Genre: Thriller / Suspense / Action Romance
Publisher: Barton Creek Press
Date of Publication: January 4, 2016
Number of Pages: 348
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It’s summer 1993 in Austin. Two young lovers decide to move in together and open a cafe only to be hindered by their own pasts, drugs, and bad guys from New Orleans. Set in Austin, Texas in the early nineties.
Bobby Patrick, abandoned by his mother as a child and by his alcoholic father during high school, wants a better life for himself and his true love, Katie. The couple decides to open a café and chase their dreams under the radiant Austin sunsets. There, the long, hot days of summer in inspire their passion–but complications arise when Katie’s former love interest returns, bringing with him a whirlwind of trouble.
As Katie’s dark past reveals itself, Bobby fears it could threaten all they have been striving for. Along with Katie’s best friend, Sara, with whom Bobby has his own secret history, the couple becomes tangled up in a drug deal and falls under close watch by Austin police and New Orleans mobsters.
Bobby must find a way to protect Katie, help Sara, and help himself to thousands of dollars from the ill-fated deal. If he can’t, his future with Katie could be shattered forever.
Part romance and part suspense story, Riverside is a tell-your-friends-about-it, good old-fashioned crime novel about a young couple struggling for the American dream, and the lengths to which they will go to protect it.
“A steamy tale and beguiling thriller, with plenty of local color and some provocative twists.” – Kirkus Reviews
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* Author Website *
What was the hardest part of writing this book?
Earnest Hemingway wrote that writing is easy: “. . . All you do is sit down at a typewriter and bleed.” Generally, he was spot on. Specifically, Riverside was my first novel and went through many evolutions before becoming what it is. The hardest part for me was deciding when it was done.
Who are some of your favorite authors you feel were influential in your work? What impact have they had on your writing?
James Salter, Tobias Wolff, Mary Gaitskill, Hemingway, Salinger, Larry McMurtry, Dorothy Parker, Thomas Pynchon, Karen E. Bender, and Ann Packer, these are the authors I read and the authors I feel have influenced me. What these authors have in common is their commitment to brevity, not in a minimalist sense, but in only including what is essential, what is central, and what moves the story or reveals necessary aspects of a character. This is what I strive for, and it is because of these authors that I do.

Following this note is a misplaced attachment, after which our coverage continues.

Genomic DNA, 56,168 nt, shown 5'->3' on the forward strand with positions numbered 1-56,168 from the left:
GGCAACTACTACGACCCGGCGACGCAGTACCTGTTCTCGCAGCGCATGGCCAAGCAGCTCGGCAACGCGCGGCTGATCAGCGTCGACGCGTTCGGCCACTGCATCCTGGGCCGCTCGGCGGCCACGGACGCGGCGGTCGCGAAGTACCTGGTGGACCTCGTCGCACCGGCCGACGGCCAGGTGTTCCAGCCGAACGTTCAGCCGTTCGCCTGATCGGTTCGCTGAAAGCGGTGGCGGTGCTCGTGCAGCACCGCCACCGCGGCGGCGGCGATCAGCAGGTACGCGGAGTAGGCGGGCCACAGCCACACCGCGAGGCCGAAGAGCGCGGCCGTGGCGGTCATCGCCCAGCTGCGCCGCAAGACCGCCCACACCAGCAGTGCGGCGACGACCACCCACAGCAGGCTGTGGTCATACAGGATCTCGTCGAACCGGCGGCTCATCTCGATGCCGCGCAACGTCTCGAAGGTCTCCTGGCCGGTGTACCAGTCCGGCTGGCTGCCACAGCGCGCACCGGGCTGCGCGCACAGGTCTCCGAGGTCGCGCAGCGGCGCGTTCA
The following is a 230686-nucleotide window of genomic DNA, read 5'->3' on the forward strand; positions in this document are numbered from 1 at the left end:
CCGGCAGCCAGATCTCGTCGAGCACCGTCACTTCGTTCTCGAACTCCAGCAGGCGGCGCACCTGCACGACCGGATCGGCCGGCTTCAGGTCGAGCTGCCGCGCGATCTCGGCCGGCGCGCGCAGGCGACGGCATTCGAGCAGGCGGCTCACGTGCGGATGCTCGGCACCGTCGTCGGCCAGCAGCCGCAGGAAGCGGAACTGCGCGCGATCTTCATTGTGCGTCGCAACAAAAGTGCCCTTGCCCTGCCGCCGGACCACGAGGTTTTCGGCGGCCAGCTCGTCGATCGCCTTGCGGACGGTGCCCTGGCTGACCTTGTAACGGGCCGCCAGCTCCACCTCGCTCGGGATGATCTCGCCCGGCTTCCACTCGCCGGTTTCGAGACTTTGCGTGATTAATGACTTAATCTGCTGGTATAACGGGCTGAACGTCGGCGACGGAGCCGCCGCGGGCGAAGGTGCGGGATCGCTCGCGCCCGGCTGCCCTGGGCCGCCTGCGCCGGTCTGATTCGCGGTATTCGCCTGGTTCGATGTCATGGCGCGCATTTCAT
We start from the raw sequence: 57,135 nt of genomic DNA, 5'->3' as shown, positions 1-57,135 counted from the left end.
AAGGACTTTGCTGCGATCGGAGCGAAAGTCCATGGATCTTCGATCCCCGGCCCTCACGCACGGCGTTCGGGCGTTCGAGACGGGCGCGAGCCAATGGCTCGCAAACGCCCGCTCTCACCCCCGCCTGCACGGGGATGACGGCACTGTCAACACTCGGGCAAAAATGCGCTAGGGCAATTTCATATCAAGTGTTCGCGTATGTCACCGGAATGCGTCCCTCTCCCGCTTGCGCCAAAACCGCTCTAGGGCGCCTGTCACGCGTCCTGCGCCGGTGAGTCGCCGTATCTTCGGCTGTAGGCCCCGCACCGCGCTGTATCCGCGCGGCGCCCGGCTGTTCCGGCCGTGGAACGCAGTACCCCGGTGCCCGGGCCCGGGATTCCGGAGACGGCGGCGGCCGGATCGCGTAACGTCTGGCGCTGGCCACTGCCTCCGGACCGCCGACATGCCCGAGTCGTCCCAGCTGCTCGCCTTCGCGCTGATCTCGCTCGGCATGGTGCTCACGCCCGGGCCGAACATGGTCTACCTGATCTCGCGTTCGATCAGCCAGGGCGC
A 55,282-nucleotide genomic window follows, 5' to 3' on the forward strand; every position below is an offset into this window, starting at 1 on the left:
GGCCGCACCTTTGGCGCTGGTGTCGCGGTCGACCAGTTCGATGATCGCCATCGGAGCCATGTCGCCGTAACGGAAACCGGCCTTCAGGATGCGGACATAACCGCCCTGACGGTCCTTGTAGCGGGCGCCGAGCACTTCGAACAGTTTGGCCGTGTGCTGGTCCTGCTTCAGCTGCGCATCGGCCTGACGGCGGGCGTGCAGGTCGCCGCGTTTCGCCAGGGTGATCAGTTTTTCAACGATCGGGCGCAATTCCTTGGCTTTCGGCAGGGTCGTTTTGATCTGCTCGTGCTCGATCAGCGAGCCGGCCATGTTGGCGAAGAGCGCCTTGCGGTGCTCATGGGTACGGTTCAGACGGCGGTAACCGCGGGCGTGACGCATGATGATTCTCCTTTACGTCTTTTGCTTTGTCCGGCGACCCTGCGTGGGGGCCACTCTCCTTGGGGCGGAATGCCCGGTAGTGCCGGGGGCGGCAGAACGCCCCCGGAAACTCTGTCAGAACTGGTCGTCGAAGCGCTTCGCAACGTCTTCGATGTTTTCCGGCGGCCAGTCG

What literary character is most like you?
The Tramp, from Lady and the Tramp – he’s a romantic, a hopeless romantic.
What are some day jobs that you have held?
I’m currently a full time attorney and have been for fifteen years. But before that I waited tables, tended bar, ran a moving business, worked at a couple of golf courses, bagged groceries, drove kids around for a children’s home, worked for a landscaper, cut peoples’ yards, and was a substitute teacher.
What do you like to read in your free time?
I tend to read authors that I like over and over, and then again. Currently, James Salter is a favorite, as is Karen E. Bender and Ann Packer. I’m drawn to short stories, but I also enjoy history. I’ve followed the work of Richard Reeves and Robert Caro closely.
What projects are you working on at the present?
I’m currently working on a legal thriller set in San Francisco. The story centers on a young couple that moves from Austin to San Francisco and is set in the present day.
How do you choose the names for characters in your books?
Names come to me quickly when thinking about a character. This takes place long before the first words are down. The actual name is obtained simply from a feeling I have about a character.
Is there one subject you would never write about as an author? What is it?
In general, I don’t like writing violence, though sometimes it is necessary for a story. I don’t believe I could write about violence toward a child, or rape, even if it was necessary for a storyline. I just don’t think I could do it.
If you had a superpower, what would it be?
To be able to fly. Short of that, invisibility.
What’s your funniest flaw?
I’m a writer who can’t spell (at least I find it funny).
What do you want your tombstone to say?
Good writer. Great husband.
Brett Burlison is a writer, lawyer, and Texan living in Northern California. He grew up in the piney woods of East Texas and went to school in Austin.
He practices law in San Francisco, and writes romantic suspense stories about young couples up against difficult odds.
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September 13 – September 22, 2016
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